Select columns in the power query editor
  1. Then select Merge Columns on the Add Column tab. That will bring up the Merge Columns Window.
  2. Select your choice for how you want the text from each column to be separated. In our case, we want a space between the names.
  3. You can also name the column from this window.
  4. Hit OK.
Merge Columns Window

A new column with the merged text will be added to the preview.

Power Query Editor Preview with Merged Column

Power Query automatically detects and skips over any blank (null) cells when it combines the columns.

If you instead wanted the format to be “Last, First” in your merged column, the process is similar. The order in which you select your columns before selecting Merge Columns is the same order that they will appear in the output. Instead of selecting Space for your Separator, choose Custom, and then type a comma and a space.

Merge Columns Window Custom separator

When you hit OK, the new merged column will appear with the desired format.

Power Query Editor with merged column

If your preview looks the way you want it to, you can click on the top half of the Close & Load button to export it into your worksheet.

Close & Load Button

Note: This process I've described adds your new column to the existing columns on the output sheet. If you want to replace them instead, you simply choose the Merge Columns option on the Transform tab instead of the one on the Add Column tab.

If you're new to Power Query, here is a guide to installing Power Query if you are on an older version of Excel. And check out my free webinar below to learn how to get started with Power Query and the other modern Excel tools/features.

Free Webinar on Power Query and Modern Excel

If you are relatively new to Power Query, I have a free webinar going on that we'd love to have you to join. It covers all the power tools, including Power Query, Power Pivot, Power BI, as well as macros, VBA, and pivot tables. You can access it here: The Modern Excel Blueprint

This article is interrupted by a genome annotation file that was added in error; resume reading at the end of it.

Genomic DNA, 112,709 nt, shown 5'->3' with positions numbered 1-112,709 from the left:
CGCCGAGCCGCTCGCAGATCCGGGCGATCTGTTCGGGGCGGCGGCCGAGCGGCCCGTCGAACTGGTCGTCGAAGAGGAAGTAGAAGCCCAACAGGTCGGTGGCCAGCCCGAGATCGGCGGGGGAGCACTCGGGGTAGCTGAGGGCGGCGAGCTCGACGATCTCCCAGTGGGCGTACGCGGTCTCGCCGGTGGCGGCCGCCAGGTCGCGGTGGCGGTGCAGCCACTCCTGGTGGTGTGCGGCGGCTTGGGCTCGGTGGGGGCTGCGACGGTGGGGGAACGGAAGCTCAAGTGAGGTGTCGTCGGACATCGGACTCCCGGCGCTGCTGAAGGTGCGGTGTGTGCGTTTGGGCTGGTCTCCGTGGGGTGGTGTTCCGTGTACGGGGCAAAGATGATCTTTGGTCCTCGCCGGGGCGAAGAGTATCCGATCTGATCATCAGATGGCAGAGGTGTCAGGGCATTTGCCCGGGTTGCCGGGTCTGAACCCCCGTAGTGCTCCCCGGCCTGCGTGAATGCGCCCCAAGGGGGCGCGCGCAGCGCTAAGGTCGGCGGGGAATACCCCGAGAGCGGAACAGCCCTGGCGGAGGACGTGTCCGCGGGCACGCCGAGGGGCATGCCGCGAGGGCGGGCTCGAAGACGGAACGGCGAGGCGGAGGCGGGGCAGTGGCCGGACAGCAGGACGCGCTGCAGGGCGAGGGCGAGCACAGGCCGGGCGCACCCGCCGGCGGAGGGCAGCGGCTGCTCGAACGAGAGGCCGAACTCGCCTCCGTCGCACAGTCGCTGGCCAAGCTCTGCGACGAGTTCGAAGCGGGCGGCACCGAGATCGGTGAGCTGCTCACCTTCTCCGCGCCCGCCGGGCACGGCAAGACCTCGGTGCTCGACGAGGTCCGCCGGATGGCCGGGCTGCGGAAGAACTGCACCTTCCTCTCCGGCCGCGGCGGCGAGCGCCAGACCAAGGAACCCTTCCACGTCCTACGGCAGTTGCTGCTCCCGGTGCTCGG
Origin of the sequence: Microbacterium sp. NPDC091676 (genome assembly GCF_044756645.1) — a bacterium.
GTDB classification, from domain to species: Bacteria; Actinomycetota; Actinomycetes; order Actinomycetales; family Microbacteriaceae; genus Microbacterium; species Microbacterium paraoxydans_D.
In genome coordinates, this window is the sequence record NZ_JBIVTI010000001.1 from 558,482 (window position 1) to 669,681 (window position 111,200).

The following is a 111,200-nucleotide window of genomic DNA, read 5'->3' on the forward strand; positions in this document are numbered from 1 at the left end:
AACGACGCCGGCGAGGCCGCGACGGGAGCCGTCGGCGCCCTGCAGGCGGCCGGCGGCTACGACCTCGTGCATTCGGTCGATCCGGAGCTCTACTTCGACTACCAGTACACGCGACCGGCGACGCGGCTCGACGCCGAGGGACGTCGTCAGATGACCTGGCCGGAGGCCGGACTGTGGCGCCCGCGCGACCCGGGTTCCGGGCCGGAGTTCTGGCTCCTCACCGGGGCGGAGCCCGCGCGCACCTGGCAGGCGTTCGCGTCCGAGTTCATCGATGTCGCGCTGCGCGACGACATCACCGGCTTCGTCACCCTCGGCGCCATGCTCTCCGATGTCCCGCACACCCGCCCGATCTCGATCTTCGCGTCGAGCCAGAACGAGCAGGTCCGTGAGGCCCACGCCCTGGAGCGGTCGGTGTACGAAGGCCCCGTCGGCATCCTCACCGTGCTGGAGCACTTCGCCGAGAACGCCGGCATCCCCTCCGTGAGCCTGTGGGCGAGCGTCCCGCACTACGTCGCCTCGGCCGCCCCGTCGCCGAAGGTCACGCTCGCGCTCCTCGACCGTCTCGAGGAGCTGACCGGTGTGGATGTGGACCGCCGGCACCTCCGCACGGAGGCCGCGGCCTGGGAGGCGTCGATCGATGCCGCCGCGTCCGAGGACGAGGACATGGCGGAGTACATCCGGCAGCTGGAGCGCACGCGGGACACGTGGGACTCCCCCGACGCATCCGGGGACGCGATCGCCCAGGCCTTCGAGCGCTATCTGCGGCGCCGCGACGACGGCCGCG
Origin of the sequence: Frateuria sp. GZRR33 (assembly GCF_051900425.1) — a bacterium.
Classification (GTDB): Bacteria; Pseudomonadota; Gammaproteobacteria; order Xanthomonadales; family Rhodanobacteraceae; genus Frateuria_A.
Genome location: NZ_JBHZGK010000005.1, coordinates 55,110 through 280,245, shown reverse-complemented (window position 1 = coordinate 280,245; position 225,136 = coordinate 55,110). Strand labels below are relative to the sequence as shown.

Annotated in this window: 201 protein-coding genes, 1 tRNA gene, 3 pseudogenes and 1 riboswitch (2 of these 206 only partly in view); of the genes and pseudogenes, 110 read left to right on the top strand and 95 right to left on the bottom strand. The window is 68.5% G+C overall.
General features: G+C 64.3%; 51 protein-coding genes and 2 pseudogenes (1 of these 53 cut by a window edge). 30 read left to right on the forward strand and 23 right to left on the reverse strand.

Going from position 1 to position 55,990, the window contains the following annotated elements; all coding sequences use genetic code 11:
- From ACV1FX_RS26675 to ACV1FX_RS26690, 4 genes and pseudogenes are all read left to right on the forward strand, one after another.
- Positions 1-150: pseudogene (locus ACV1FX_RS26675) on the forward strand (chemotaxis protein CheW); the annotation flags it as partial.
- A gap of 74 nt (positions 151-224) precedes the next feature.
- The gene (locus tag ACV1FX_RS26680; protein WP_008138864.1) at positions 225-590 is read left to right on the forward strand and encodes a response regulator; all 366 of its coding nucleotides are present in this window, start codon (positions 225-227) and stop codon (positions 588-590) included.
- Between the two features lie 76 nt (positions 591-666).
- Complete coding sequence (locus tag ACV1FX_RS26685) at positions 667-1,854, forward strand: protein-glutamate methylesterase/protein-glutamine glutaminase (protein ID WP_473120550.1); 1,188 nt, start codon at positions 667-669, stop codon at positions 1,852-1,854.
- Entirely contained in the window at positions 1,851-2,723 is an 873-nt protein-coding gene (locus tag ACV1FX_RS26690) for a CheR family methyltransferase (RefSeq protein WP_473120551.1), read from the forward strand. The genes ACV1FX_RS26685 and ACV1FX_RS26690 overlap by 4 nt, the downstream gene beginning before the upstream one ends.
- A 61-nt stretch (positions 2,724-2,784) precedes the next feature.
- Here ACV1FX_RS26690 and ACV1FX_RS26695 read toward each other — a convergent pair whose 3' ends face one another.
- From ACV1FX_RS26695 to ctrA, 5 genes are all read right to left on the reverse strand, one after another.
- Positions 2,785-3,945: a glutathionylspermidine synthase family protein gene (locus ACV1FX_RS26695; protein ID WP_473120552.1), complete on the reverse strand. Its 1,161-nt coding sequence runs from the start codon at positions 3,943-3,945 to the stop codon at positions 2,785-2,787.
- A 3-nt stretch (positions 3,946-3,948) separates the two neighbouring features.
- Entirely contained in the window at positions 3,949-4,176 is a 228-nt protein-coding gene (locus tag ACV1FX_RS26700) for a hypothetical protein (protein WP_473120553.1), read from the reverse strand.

Modern Excel Blueprint Training Webinar Excel Campus Jon Acampora

If you are interested in seeing another application of the TEXTJOIN function, check out this tutorial: 3 Ways to Display (Multiple Items) Filter Criteria in a Pivot Table

I hope you've learned a bunch and can put the knowledge to use! I want to help you be an Excel Hero in your workplace. If you have comments or questions, please leave them below.

    • Hi Shimshon,
      Great question! I believe it’s just a matter of personal preference. CONCATENATE or CONCAT do not have the option to specify a separator character like TEXTJOIN does. Therefore, you have to specify it for each occurrence of the separator.

      So the CONCAT functions are really an alternative to the ampersand technique. The formula would be something like:

      =CONCATENATE(A2,” “,B2)

      I tend to use the ampersand technique, and this could be because I use the same technique in other coding languages like VBA.

      However, if you prefer to use CONCATENATE and find the formula easier to read, then I don’t think there are any downsides.

      Thank you for the question and suggestion! Have a great weekend! 🙂

  • Using Power Query on the 3 Name Table, is there a way to get Last, First Middle without a “comma space” after the First name?

  • Regarding Power Query instructions. I have Excel 2013 Professional and do not see ” From Sheet or From Table or Range (depending on your version). That will open up a preview of your data in the Power Query Editor. ” in the Data tab.

    What am I doing wrong or not seeing?